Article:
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Convenience class for doing maths with explicit coordinates

Project description

coordinates

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Convenience class for dealing with coordinates which need both maths and explicit ordering.

Supports python 3.4+

Motivation

Numpy arrays are great for doing maths with coordinates stored as arrays.

Dicts are great for dealing with coordinate systems where the order keeps changing (e.g. between C and Fortran order).

But what if you want both?

(Note: if you're doing lots of maths... stick with numpy)

Installation

pip install coordinates

Usage

Coordinates are Mappings (i.e. dict-like). They don't expose an interface for mutation, but we're all consenting adults so if you really want to modify the internal _dict, I won't stop you.

Instantiation

They can be instantiated in any of the ways a dict can (from another Mapping, a sequence of pairs, some keyword arguments, or a mixture of the above).

from coordinates import Coordinate

Coordinate({'x': 1, 'y': 2})
Coordinate({'x': 1}, y=2)
Coordinate([('x', 1), ('y', 2)])
Coordinate(x=1, y=2)

If an order is defined (more on this later), you can also instantiate a Coordinate from a single argument which is a sequence, or from a number of *args.

Coordinate([1, 2], order='xy')
Coordinate(1, 2, order='xy')

Coordinate.default_order = 'xy'
Coordinate([1, 2])
Coordinate(1, 2)

Because Mappings can be instantiated from other Mappings, you can "extend" existing coordinates into new dimensions.

coord_2d = Coordinate(x=1, y=2)
coord_3d = Coordinate(coord_2d, z=3)

Finally, many Coordinates can be instantiated at once (with lazy evaluation) using from_sequence:

Coordinate.from_sequence([(1, 2), (3, 4)], order='xy')
Coordinate.from_sequence([{'x': 1, 'y': 2}, {'x': 3, 'y': 4}], z=10)
# N.B. `order`-dependent argument cannot be mixed with `**kwargs`

Maths

Coordinates do maths like you might expect them to, where the other operand is anything dict-like with the same keys, or a number.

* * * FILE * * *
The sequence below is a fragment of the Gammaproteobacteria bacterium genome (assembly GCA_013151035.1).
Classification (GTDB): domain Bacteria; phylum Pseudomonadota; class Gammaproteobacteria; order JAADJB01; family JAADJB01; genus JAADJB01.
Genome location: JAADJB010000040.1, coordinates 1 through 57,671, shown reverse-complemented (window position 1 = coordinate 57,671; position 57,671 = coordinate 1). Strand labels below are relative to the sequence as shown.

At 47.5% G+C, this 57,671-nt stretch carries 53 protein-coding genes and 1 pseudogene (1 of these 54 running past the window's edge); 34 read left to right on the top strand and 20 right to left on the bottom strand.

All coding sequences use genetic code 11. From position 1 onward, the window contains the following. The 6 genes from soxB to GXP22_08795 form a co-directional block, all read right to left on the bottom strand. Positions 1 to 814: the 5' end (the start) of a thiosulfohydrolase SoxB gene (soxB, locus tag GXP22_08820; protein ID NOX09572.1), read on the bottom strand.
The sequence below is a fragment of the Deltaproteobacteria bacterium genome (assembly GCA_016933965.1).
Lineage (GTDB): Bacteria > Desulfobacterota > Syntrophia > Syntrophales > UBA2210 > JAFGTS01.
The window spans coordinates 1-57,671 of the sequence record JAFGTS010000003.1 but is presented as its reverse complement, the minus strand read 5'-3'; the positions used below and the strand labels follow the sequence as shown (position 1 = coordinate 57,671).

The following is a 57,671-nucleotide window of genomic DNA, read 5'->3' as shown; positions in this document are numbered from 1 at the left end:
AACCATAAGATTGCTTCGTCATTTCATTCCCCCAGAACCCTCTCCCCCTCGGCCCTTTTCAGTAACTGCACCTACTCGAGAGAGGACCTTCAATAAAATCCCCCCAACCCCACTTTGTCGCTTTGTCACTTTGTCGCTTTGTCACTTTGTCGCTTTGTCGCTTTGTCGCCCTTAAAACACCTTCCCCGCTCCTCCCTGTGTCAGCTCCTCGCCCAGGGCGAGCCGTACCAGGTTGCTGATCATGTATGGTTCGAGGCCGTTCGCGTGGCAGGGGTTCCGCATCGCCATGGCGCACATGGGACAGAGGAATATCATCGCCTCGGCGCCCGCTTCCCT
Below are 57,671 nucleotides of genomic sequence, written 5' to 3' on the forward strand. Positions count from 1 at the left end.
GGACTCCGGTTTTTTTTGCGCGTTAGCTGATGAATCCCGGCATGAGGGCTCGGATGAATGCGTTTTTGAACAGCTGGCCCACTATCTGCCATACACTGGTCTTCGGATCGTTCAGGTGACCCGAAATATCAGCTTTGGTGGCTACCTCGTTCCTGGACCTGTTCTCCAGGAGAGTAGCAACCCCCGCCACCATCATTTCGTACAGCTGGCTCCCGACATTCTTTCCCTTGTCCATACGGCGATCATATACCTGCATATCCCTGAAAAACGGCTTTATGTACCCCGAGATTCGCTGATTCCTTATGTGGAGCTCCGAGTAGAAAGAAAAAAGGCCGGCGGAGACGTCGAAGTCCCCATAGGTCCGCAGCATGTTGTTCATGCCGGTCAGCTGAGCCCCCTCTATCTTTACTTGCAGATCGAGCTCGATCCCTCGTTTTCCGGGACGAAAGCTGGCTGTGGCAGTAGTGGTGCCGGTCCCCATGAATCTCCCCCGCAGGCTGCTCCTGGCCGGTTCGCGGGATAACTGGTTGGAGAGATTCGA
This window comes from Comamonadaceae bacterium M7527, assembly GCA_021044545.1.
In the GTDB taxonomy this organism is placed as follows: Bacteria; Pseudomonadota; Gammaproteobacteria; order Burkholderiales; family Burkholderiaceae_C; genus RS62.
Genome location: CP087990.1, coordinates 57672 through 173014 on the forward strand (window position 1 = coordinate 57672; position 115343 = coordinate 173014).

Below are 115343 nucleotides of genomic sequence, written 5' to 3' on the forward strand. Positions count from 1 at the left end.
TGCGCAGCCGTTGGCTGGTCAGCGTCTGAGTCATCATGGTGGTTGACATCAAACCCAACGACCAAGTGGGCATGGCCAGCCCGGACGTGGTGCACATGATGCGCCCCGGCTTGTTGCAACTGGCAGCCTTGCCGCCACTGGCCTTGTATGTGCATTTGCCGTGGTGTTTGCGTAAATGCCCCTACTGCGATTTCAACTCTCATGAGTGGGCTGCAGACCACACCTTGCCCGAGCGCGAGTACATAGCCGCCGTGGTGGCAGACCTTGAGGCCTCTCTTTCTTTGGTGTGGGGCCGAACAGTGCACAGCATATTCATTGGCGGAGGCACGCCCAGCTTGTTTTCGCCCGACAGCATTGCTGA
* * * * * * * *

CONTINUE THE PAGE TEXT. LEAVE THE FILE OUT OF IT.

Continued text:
coord = Coordinate(x=1, y=2, z=3)

coord * 2 == Coordinate(x=2, y=4, z=3)
>>> True

coord ** 2 == Coordinate(x=1, y=4, z=9)
>>> True

coord + coord == Coordinate(x=2, y=4, z=3)
>>> True

coord += 1  # coord is a reference to a new object; no mutation
coord == Coordinate(x=2, y=3, z=4)
>>> True

abs(Coordinate(x=-10, y=10)) == Coordinate(x=10, y=10)
>>> True

import math
math.ceil(Coordinate(x=0.5)) == Coordinate(x=1)
>>> True

math.floor(Coordinate(x=0.5)) == Coordinate(x=0)
>>> True

They also have some convenience methods for getting the sum, product or norm of their keys.

coord.sum() == 9
>>> True

coord.prod() == 24
>>> True

Coordinate(x=3, y=4).norm(order=2) == 5
>>>True

Ordering

You can get the keys, values or items of the Coordinate in a specific order:

coord.to_list('yxz') == [2, 1, 3]
>>> True

list(coord.keys('yxz')) == ['y', 'x', 'z']
>>> True

The default order for a single instance can be given on instantiation, or mutated (this does not affect equality).

The default order for all Coordinates can be set on the class. This affects existing instances, but does not override their order if it was set explicitly.

If neither an instance order or a class default_order is set, it falls back to reverse lexicographic.

coord3 = Coordinate(x=1, y=2, z=3, order='zxy')
coord3.order = 'yzx'

Coordinate.default_order = 'xyz'

Subclassing

If you're working in one space, the spaced_coordinate factory can create custom subclasses with a fixed set of keys and optionally a default order.

from coordinates import spaced_coordinate
CoordinateXYZC = spaced_coordinate('CoordinateXYZC', 'xyzc')

# this will raise a ValueError
CoordinateXYZC(x=1, y=2, z=3)

Or you can subclass Coordinate directly.

Value access

Coordinate values can be accessed with dict-like syntax (coord['x'], coord.get('y', 2)) or, for convenience, attribute-like (coord.z) if the keys are strings.

Note

If you don't want the order-related functionality for another application, the base class MathDict is implemented here too.

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